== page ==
Aunt Hilda’s Room is about as close to an open world sandbox as I’ve encountered while escaping. The space is huge and filled with things to explore. But there’s no hand-holding, just subtle little signposts of what you might be looking for. Despite that initial vastness, there’s still more to explore and find as the story unfolds. And after all that awesomeness, it manages to tie it all together with an ending I can’t express in words; it’s a chef’s-kiss emoji.
Unfortunately the voting for this year’s TERPECAs was closed after we got back, otherwise I think this would have been very close to the top. I urge you to get to Geneva and play it if you can, and make sure it is properly represented next year (not that #31 is anything to be sniffed at).
2. Catacumbas – Golden Pop, Barcelona (110)
What a rollercoaster of a year this game has had. Back in February, I proclaimed it the best game I’d ever played. But shortly after, a falling out within the company meant that big parts of it had to change. Many people visited during this “version 2” and reported that it was severely weaker than when we’d visited. I went so far as to say I couldn’t recommend it any more. But by the end of the year I’ve heard further reports that the game has now been restored to its previous glories, and is available with a proper English translation. Assuming this is correct then I will return to wholeheartedly recommending it. Certainly one of the most thrilling games ever.
1.The Dome – Escape Room Nederland, Bunschoten, near Amsterdam (1)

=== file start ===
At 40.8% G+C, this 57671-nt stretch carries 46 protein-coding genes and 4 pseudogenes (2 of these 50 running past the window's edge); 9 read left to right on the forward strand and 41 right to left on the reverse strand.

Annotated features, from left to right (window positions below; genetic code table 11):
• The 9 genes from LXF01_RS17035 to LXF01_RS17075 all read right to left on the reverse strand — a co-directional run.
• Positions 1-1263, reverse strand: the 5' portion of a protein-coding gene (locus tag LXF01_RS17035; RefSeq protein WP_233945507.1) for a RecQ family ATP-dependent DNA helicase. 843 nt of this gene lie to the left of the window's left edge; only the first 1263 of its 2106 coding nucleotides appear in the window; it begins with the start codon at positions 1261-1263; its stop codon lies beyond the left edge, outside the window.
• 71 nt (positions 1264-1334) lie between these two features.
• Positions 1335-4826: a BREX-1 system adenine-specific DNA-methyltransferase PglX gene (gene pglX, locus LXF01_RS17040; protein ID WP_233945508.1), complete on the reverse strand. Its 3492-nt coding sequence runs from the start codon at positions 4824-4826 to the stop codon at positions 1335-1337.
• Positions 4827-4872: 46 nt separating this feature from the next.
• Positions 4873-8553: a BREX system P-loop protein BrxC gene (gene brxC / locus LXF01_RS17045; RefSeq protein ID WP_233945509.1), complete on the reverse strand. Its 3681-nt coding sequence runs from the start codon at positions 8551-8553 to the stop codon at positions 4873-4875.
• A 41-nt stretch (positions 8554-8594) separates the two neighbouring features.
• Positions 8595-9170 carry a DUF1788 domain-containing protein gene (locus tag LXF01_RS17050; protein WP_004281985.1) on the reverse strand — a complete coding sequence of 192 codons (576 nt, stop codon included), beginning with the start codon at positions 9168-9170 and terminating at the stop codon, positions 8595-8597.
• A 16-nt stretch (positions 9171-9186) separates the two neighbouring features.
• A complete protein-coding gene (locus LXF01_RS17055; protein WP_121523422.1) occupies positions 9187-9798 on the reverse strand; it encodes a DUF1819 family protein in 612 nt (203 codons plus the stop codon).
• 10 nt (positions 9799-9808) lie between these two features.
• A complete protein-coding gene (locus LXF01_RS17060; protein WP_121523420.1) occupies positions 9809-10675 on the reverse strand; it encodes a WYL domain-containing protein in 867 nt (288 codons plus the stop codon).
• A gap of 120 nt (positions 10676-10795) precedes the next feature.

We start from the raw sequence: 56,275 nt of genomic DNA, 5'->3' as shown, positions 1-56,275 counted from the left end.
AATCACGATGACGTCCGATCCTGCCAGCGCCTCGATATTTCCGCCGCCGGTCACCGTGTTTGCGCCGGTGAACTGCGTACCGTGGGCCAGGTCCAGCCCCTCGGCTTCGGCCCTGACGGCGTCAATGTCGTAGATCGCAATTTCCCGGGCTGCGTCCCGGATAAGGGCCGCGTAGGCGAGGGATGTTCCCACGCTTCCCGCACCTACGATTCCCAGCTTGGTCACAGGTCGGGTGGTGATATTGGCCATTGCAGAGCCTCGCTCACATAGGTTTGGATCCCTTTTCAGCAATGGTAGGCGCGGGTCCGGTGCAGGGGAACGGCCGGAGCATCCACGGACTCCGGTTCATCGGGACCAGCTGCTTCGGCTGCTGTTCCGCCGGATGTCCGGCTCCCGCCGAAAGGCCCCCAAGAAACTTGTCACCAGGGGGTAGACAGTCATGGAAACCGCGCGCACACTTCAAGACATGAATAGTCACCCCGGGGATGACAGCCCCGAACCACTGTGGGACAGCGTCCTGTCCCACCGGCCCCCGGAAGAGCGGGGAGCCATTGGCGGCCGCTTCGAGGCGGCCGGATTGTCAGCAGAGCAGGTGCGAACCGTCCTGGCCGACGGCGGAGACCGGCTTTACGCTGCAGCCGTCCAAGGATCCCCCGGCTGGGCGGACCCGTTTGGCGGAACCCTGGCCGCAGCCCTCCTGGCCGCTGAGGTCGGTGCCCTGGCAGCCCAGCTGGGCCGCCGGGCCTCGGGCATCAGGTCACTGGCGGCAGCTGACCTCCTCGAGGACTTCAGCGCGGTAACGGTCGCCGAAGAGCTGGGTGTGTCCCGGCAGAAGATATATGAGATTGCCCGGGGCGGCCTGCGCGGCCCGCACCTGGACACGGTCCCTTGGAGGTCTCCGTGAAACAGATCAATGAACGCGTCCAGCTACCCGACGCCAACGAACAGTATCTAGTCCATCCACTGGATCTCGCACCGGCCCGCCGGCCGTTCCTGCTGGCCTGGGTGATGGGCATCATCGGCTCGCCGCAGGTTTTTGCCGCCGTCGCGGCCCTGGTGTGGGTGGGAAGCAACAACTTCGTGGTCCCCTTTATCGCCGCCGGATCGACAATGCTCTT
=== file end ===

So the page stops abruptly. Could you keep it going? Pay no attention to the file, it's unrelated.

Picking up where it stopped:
The TERPECA #1 and mine, I don’t think there’s any doubt that right now this is the best escape room in the world. These statistics borrowed from the awards say so much:
Of the 59 people who have played it, 41 of them ranked it as their #1, and 54 of them put it in their top 3.
Since I stopped doing detailed reviews of individual games back in 2018, this is the only game to compel me to write one. In that review I very deliberately don’t tell you anything about the game, I just try to convey how good it is. I firmly believe that any attempt to describe or understand what goes on while you play can only lessen the experience. And if you check out my ratings page, the 11/10 I give it is not a typo or a joke. It’s the only way I can compare it to all the other games I’ve played.
There’s a joke we often share amongst Team Squared that when someone asks “What’s the best game in <some city>?” The correct answer is “Get a flight from there to Amsterdam, and go play The Dome”. And we’re serious. Go play it, now.